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Texas Business Copyright Law: 3 Works You May Not Know Should Be Copyrighted


Want to protect your creative works from copycats? You've come to the right place. Our attorneys offer a full suite of legal copyrighting services, such as filing copyrights, seeking injunctions against copyright infringers, as well as prosecuting and defending copyright infringement lawsuits in federal court.

Most people don't realize just how many different types of original works can be copyrighted. That's why we decided to put together this list of three works that you may not know should be copyrighted.


Dances, ballets, and even mime performances are all classified as "pantomimes and choreographic works" and are protected by copyright.

For copyright protection, the choreographed work must be original and fixed in a permanent, reproducible way. This can be accomplished by videotaping, photographing, or simply writing detailed notes of the routine.


We all expect music and photography to be protected by copyright, but it might not have crossed your mind that sculptures can also be protected by copyright law. Sculptures are listed under the "pictorial, graphic, and sculptural works" category. This also includes illustrations, prints, photographs, paintings, drawings, and art reproductions.

The primary requirements are that the work has, at minimum, a low level of originality and doesn't have utilitarian value. Copyright doesn't protect utilitarian objects or language, since they are so common.

According to the Useful Articles (FL-103) section of copyright law: "Copyright never protects the mechanical or utilitarian aspects of an article, whether useful or not. No matter how novel, distinctive, or aesthetically pleasing any clasps, motors, or other functioning parts of an article may be, copyright does not protect them. But copyright may protect authorship in pictorial, graphic, or sculptural designs that can be identified separately from, or exist independently of, the utilitarian aspects of the article."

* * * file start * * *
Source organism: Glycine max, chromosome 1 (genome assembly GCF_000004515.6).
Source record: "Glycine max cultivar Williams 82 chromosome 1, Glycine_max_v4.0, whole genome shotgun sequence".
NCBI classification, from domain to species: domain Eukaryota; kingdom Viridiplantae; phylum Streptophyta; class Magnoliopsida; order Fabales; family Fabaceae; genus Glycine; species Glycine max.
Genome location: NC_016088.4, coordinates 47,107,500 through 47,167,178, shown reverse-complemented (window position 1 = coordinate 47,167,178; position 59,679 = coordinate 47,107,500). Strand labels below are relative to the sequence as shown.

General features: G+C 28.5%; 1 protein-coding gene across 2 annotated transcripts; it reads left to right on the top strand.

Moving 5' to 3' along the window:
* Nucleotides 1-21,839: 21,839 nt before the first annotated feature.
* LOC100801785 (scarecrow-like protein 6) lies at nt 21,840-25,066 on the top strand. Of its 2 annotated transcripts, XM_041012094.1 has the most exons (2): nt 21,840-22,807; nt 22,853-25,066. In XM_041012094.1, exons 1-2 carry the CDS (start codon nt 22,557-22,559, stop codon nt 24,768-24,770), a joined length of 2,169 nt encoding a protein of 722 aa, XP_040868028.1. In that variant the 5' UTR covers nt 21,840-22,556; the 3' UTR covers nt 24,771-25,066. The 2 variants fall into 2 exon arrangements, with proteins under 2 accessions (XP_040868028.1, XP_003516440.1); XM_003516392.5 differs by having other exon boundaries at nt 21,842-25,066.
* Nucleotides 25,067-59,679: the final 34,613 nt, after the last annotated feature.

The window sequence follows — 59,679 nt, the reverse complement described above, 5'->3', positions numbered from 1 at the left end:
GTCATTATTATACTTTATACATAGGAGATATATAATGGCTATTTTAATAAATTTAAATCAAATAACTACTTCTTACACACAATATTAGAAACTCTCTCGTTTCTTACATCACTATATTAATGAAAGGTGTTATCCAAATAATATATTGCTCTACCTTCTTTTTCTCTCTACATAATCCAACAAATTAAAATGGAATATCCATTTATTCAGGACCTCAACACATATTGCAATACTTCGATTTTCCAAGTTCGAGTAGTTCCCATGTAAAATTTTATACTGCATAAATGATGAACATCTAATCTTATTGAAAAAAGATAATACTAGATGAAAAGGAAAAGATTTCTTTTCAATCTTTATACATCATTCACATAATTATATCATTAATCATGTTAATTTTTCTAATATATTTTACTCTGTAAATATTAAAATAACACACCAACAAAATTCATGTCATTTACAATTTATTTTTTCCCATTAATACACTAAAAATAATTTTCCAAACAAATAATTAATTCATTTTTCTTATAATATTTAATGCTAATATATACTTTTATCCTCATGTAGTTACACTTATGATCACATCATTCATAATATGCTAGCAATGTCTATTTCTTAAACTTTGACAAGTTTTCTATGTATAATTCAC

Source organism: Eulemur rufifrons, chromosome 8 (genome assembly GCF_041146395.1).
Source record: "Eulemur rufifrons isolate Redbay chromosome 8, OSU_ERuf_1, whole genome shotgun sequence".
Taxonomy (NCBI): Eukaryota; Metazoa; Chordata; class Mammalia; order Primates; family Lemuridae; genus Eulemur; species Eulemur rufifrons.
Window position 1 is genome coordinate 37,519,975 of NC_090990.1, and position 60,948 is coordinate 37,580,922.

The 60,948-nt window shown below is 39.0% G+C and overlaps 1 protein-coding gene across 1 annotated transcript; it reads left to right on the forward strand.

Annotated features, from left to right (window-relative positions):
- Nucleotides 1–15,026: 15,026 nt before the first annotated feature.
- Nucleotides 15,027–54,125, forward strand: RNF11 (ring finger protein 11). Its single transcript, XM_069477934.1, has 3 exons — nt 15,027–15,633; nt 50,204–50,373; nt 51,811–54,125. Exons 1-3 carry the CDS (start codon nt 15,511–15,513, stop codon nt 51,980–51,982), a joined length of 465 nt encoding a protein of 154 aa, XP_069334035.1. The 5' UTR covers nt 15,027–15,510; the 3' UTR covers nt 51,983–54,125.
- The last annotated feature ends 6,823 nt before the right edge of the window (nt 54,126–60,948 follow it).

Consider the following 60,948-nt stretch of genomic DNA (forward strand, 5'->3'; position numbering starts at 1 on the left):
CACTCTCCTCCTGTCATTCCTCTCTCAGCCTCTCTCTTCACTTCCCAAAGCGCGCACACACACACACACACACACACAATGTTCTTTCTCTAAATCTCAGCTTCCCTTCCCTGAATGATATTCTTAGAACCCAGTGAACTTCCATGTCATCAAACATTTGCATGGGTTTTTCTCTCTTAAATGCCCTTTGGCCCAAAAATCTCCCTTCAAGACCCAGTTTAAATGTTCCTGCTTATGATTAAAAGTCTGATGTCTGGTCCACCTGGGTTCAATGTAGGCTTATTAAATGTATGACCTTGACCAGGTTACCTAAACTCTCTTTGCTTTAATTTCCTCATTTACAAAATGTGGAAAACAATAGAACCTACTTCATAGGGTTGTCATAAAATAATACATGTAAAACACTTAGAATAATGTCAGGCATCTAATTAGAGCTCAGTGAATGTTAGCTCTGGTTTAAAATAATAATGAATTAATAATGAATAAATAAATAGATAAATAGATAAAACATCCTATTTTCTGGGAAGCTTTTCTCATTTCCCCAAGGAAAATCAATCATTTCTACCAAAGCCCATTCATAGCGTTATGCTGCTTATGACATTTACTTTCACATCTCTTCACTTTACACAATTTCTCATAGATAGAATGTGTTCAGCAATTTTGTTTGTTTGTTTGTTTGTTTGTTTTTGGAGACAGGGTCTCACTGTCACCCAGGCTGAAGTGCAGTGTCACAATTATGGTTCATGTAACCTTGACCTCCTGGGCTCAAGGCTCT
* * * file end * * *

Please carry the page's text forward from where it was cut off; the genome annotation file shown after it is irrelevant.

For further clarification, speak to a Houston copyright attorney at Vethan Law Firm, P.C.


While you likely aren't surprised that architectural blueprints are protected by copyright, most would never guess that the building itself could be. The "architectural works" category covers blueprints, architectural drawings, and some elements of actual buildings.

As previously stated, copyright doesn't protect the utilitarian elements of the building. These include standard features and aspects that make the building habitable or useful. Fortunately, copyright does protect the arrangement and composition of particular elements in the design, as well as the overall form.

In general, the protected works must have a creative purpose, instead of a useful purpose, to be protected. It can be difficult deciding whether those elements are original or not, and what classifies creative versus useful in each given case. This is something that most people will seek legal counsel to help decide. If this is a current scenario that you are in, we would be happy to provide our expert guidance.

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